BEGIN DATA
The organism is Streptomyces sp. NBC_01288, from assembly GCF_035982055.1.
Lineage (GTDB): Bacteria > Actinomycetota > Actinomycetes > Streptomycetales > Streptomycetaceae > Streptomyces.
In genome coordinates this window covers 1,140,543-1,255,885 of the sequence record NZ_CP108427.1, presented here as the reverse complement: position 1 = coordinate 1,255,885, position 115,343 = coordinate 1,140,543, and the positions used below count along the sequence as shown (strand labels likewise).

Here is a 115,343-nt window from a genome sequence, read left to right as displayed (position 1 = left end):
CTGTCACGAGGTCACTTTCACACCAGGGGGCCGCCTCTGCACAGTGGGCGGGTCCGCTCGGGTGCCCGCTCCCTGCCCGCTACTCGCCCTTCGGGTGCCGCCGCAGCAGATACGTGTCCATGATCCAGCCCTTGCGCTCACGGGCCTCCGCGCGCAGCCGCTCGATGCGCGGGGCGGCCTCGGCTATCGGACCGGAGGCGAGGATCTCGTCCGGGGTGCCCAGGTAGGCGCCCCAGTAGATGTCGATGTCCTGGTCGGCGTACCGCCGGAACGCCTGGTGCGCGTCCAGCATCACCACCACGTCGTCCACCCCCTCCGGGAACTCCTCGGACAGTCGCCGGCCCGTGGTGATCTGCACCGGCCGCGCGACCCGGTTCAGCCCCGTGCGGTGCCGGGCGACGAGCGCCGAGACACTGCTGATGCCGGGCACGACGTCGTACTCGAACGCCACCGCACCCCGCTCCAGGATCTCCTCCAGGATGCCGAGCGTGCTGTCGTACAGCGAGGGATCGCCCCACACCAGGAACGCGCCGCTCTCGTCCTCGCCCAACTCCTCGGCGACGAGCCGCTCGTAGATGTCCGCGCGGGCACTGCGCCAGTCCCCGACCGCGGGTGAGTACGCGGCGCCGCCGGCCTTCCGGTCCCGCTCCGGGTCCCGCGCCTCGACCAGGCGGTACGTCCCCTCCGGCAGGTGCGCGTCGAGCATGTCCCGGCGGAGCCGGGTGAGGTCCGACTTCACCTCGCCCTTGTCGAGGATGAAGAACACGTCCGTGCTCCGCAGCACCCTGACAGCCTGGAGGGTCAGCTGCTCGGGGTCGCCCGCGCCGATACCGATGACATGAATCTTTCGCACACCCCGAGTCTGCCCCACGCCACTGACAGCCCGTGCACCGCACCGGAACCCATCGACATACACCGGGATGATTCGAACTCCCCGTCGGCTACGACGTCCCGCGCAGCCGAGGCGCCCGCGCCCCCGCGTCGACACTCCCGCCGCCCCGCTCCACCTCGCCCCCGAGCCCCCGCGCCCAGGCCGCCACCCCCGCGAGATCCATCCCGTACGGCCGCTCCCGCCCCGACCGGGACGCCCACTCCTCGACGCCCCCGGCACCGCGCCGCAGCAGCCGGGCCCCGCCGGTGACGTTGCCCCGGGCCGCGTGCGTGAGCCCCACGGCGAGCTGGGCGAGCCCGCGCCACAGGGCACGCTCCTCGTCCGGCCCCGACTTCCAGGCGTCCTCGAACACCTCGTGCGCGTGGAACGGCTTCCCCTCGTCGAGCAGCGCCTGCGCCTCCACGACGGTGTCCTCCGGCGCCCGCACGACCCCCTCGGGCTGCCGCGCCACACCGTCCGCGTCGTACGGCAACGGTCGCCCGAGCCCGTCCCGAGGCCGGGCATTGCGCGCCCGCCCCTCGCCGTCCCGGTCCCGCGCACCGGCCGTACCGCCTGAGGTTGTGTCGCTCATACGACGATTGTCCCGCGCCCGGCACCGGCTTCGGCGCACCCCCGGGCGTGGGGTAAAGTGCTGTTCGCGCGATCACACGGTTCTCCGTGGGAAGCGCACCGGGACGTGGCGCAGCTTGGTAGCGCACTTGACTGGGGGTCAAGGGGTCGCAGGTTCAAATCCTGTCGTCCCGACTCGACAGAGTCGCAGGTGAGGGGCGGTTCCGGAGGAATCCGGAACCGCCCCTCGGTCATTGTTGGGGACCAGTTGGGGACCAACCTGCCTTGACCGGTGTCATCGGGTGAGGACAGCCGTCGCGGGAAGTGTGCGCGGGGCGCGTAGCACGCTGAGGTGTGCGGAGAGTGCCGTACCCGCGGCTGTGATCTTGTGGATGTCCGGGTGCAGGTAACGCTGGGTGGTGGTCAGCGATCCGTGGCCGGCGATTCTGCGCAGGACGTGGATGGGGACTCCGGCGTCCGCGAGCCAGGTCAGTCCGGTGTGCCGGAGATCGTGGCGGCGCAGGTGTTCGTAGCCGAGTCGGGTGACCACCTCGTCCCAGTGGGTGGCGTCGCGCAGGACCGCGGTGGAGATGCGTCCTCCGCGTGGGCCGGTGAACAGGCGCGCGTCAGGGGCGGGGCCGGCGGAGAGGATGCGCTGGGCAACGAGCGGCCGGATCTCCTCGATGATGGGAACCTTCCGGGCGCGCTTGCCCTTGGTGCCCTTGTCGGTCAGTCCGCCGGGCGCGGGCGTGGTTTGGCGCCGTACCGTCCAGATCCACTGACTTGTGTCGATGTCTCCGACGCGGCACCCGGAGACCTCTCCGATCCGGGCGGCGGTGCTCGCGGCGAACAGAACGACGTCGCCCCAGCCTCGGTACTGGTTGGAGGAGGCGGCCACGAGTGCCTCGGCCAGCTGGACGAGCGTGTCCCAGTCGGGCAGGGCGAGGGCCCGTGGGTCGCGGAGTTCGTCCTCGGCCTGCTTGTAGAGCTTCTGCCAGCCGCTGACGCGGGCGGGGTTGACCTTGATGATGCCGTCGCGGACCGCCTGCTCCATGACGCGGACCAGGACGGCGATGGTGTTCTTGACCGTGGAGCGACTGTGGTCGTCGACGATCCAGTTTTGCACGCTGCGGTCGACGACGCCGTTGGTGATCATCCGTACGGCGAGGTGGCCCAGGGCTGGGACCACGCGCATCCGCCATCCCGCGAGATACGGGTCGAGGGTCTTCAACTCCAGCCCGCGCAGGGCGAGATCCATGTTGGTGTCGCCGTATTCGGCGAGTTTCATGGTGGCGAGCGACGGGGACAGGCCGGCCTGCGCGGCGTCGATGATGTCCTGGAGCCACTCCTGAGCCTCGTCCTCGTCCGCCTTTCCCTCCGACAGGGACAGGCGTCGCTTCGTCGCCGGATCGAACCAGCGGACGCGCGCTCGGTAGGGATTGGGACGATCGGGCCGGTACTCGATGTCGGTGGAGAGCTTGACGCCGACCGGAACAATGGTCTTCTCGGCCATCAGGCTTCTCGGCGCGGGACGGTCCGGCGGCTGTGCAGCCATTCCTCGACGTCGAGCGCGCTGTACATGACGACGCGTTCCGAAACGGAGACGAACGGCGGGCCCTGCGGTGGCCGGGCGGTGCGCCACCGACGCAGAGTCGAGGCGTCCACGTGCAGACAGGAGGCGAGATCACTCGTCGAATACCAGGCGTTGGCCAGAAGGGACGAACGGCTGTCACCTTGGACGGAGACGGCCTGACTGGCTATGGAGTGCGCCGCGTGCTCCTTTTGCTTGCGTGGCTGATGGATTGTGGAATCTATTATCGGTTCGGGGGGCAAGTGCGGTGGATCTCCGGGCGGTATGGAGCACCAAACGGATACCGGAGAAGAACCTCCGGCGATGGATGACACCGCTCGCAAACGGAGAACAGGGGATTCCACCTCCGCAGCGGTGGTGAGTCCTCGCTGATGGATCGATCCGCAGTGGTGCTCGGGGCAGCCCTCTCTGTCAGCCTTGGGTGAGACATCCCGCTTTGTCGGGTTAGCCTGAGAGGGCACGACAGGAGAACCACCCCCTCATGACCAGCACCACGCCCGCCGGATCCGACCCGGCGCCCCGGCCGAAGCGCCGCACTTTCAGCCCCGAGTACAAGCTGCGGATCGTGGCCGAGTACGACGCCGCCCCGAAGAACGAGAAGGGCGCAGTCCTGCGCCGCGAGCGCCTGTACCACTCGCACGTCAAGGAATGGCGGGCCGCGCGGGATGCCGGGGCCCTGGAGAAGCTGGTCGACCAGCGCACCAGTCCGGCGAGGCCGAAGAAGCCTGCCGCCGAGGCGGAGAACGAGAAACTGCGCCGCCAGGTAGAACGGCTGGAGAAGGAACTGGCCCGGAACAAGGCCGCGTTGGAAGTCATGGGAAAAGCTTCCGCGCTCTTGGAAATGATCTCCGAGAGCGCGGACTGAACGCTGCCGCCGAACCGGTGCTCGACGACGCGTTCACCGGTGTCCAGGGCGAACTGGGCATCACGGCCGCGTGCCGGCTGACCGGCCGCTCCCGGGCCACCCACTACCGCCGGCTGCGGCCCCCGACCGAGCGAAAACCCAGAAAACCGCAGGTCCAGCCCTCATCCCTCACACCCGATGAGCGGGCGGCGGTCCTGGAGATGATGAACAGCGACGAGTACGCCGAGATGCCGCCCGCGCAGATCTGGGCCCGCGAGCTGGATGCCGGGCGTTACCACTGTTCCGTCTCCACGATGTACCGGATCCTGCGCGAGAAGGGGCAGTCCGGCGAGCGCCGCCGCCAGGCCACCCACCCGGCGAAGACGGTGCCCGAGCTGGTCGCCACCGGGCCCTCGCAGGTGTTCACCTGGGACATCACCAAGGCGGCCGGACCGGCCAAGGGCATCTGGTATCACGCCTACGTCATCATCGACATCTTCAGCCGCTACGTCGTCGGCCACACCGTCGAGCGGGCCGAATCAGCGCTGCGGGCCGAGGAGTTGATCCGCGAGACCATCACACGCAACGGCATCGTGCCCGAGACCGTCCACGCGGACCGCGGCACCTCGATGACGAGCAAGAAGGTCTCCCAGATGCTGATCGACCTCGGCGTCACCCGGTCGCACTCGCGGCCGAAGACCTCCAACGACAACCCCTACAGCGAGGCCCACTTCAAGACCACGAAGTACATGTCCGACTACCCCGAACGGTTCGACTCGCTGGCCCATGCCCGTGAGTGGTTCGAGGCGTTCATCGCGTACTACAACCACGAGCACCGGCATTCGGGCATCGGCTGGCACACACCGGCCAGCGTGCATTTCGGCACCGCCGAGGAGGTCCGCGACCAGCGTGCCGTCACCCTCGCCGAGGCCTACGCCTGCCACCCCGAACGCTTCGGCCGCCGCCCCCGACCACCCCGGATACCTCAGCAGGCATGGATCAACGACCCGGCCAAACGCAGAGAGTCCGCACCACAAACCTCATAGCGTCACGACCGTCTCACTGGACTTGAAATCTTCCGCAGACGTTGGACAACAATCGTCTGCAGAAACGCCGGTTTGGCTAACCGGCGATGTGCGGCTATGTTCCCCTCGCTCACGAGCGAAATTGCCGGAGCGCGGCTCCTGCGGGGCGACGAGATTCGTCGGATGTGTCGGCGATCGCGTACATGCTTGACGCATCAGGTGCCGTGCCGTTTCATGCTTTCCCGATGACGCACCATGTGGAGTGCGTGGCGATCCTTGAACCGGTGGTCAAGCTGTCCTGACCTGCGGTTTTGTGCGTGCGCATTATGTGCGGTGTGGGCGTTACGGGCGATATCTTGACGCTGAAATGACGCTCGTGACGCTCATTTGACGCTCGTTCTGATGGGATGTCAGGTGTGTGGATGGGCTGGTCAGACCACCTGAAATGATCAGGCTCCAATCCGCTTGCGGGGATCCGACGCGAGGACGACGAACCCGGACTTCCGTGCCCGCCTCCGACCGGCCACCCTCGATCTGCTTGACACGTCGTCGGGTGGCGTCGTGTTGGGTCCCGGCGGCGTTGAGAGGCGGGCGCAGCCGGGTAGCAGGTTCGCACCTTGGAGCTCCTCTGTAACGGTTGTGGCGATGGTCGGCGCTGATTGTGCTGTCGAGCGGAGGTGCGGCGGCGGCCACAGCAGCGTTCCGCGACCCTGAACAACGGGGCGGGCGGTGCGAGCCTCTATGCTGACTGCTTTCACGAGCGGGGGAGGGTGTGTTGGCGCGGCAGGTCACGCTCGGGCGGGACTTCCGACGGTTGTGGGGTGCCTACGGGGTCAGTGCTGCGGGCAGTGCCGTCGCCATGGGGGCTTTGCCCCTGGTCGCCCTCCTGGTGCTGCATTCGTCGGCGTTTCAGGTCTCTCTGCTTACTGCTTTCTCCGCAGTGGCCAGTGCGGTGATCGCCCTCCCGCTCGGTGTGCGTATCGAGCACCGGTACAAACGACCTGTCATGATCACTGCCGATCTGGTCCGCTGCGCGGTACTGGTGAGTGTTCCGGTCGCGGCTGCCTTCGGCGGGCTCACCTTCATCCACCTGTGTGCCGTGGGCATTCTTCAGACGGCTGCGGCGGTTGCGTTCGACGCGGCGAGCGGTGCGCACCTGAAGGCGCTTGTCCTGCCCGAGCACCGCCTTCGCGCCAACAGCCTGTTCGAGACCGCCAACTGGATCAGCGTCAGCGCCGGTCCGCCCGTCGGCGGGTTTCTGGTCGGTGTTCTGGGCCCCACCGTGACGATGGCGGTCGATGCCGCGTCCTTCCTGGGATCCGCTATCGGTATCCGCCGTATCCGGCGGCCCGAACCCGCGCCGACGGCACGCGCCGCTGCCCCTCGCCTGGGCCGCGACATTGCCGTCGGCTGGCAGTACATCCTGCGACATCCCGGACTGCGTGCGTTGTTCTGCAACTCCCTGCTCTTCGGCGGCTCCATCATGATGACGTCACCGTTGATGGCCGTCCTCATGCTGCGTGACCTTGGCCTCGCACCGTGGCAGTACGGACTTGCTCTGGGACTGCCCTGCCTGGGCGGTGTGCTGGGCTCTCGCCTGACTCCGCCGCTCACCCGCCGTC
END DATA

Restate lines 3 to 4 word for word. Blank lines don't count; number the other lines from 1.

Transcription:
In genome coordinates this window covers 1,140,543-1,255,885 of the sequence record NZ_CP108427.1, presented here as the reverse complement: position 1 = coordinate 1,255,885, position 115,343 = coordinate 1,140,543, and the positions used below count along the sequence as shown (strand labels likewise).

Here is a 115,343-nt window from a genome sequence, read left to right as displayed (position 1 = left end):